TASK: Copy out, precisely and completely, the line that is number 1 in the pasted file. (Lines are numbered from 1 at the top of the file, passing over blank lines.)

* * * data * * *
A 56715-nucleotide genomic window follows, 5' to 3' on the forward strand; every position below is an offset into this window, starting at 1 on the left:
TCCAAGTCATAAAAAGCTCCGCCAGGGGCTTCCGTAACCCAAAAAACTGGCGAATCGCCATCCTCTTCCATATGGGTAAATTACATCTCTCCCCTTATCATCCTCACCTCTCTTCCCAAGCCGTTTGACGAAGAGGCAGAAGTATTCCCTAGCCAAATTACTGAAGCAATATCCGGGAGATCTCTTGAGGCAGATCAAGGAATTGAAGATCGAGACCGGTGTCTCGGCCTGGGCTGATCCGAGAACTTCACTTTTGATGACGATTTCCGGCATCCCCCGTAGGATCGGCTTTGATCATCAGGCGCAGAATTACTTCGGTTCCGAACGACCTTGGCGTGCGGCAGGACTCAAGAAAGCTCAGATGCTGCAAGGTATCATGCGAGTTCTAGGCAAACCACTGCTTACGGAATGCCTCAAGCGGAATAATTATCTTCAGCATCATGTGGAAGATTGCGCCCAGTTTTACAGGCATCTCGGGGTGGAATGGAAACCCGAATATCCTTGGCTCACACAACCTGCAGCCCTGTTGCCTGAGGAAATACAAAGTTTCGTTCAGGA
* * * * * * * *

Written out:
A 56715-nucleotide genomic window follows, 5' to 3' on the forward strand; every position below is an offset into this window, starting at 1 on the left: